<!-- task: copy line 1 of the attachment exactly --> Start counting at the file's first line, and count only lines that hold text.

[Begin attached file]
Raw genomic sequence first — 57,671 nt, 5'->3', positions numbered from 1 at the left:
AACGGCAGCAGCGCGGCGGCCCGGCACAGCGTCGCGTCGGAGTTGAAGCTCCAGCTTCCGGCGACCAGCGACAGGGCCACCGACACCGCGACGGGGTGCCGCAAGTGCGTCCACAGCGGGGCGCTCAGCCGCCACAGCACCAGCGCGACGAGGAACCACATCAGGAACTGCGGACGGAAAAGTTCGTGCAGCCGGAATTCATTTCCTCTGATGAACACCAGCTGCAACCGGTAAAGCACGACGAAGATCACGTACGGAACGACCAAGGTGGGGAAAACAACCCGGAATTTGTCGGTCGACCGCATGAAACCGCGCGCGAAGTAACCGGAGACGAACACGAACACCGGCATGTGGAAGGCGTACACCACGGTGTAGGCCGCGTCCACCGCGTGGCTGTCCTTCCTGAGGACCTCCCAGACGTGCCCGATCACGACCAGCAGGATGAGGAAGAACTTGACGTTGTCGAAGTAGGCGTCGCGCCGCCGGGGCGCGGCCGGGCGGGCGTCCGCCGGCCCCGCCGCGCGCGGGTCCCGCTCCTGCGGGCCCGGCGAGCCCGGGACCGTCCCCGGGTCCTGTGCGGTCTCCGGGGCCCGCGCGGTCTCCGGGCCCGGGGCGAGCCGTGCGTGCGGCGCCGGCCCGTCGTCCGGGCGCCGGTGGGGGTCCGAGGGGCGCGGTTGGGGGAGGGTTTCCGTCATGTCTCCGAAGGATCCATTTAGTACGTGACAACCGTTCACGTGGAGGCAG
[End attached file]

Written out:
Raw genomic sequence first — 57,671 nt, 5'->3', positions numbered from 1 at the left: